Make sure that you regularly stand in a position that enables you to keep your lines of communication with the pianist open, even if it’s only for a moment.
The main reason for this is that you need to let the pianist know that it’s worth them looking up and checking for feedback from you during the class. It only takes the occasional nod, smile, thumbs-up to engage their peripheral vision. But if every time they look your way, you’re facing the other direction, they’ll get the idea that you don’t intend to communicate with them, they’ll stop looking – and then you’ve lost contact, probably for good.
In the picture on the left, the teacher glances over to the pianist (downstage left) to make eye contact and give a musical direction while marking the exercise, but it’s fleeting, so she continues to engage the dancers around her, some of whom are looking at her directly, others at her reflection in the mirror. This is the kind of multi-directional attention-grabbing that ensures you remain in happy control of what goes on in your class.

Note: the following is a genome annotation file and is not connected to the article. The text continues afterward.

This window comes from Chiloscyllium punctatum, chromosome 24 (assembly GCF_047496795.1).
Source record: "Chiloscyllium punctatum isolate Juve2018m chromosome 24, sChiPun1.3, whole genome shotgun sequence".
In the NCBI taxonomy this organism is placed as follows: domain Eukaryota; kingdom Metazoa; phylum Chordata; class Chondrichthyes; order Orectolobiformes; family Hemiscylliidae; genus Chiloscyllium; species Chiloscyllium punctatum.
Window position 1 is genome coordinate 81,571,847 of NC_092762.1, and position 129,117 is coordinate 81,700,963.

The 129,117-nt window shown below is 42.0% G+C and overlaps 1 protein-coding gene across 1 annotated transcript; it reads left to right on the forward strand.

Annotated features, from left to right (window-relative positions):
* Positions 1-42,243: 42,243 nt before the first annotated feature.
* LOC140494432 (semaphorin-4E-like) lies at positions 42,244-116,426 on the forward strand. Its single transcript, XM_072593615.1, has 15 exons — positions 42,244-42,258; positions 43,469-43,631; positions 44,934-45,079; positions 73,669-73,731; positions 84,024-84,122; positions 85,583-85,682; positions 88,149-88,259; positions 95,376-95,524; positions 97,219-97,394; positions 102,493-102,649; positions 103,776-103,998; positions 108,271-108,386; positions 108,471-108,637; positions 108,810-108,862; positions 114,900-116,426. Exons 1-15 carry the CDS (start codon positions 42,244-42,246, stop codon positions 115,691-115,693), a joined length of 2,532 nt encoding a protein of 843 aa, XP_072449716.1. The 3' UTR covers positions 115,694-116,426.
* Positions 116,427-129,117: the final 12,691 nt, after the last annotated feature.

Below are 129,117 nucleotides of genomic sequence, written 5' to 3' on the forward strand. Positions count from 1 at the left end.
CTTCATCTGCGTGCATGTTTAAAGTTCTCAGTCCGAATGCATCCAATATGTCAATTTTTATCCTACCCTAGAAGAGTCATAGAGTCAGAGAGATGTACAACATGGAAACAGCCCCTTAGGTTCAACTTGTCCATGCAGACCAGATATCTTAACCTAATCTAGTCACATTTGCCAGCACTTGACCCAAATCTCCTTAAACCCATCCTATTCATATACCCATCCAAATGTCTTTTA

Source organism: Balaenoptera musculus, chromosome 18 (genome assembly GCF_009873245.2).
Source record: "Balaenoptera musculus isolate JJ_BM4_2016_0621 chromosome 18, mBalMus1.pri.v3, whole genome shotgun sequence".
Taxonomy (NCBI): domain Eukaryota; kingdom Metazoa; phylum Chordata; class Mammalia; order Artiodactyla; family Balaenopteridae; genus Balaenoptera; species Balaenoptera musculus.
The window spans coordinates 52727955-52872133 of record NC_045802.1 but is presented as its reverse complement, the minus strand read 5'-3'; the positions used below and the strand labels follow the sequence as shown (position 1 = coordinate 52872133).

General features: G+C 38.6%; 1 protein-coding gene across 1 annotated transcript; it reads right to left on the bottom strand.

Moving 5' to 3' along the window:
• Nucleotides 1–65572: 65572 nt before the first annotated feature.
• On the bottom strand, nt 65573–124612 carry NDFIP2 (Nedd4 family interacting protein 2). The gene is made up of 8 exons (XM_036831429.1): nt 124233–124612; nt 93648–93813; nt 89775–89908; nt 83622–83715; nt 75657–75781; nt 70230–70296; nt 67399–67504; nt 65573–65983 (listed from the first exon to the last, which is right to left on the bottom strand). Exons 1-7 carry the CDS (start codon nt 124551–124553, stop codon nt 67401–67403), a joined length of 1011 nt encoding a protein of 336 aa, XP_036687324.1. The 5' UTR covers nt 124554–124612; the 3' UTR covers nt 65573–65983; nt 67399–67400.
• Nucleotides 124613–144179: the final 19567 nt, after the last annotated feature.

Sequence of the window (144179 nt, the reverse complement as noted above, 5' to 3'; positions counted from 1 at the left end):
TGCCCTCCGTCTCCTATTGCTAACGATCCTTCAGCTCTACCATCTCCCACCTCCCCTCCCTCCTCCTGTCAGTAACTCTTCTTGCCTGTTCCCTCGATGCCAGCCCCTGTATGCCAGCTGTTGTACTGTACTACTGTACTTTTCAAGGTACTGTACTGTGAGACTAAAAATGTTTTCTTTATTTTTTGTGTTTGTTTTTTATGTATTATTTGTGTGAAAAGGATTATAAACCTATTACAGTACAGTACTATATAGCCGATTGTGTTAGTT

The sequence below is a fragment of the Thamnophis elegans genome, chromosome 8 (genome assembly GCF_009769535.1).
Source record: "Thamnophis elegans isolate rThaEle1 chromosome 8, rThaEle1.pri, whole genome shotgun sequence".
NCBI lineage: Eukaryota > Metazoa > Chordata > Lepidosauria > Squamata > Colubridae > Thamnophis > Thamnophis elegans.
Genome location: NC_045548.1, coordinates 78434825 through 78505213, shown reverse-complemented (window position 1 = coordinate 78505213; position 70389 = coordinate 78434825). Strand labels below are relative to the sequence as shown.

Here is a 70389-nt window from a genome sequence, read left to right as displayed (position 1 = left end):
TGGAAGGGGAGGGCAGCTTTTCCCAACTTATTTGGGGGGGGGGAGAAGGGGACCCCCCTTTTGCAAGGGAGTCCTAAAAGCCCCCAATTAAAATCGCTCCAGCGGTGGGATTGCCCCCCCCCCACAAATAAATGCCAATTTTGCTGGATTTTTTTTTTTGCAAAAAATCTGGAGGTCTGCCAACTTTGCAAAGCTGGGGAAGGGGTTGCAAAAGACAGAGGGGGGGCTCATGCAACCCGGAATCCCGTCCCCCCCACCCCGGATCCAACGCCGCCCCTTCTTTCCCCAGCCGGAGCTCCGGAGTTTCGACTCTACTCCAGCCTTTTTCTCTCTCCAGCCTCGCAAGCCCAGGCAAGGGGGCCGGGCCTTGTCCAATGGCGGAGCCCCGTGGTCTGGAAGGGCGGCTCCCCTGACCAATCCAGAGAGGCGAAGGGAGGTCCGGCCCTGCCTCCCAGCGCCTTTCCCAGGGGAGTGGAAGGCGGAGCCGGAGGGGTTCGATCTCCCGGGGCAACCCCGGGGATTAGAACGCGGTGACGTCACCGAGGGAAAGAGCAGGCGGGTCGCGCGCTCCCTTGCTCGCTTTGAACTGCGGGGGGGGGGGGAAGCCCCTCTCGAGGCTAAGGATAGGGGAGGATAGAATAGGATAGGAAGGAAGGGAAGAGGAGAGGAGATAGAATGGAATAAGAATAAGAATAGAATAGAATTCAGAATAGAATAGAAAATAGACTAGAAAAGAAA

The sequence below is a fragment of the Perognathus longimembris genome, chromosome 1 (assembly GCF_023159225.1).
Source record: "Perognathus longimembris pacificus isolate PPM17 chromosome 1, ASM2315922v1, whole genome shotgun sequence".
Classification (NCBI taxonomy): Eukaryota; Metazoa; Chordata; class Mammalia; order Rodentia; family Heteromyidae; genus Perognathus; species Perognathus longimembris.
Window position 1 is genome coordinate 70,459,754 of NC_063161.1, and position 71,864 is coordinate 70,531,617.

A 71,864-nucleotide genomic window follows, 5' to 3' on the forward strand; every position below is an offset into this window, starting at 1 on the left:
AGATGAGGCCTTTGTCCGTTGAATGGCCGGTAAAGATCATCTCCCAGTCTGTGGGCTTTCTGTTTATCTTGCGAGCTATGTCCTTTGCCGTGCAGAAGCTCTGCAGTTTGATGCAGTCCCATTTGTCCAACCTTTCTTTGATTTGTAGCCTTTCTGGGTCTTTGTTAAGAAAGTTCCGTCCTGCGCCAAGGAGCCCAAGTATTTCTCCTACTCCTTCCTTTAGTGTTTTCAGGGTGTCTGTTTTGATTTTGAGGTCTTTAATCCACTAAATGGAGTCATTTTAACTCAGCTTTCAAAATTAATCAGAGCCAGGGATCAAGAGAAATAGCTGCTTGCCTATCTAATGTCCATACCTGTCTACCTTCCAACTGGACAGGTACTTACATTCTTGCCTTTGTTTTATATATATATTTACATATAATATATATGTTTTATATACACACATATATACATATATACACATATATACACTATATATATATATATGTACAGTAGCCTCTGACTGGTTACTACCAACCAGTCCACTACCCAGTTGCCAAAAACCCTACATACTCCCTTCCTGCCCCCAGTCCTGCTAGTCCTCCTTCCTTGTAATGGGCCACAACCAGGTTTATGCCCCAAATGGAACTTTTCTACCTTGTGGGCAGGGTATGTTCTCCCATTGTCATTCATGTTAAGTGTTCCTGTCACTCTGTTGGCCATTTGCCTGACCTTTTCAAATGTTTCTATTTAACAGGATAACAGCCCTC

Once again, it’s also down to basic interpersonal skills & courtesy – standing with your back to anyone for a long time is rude and potentially intimidating. In a class, it leaves you open to another danger – the possibility that the class is making jokes about you to the pianist (and it’s not just children who try that one!).
What’s this? Read more about 100 tips for working with ballet pianists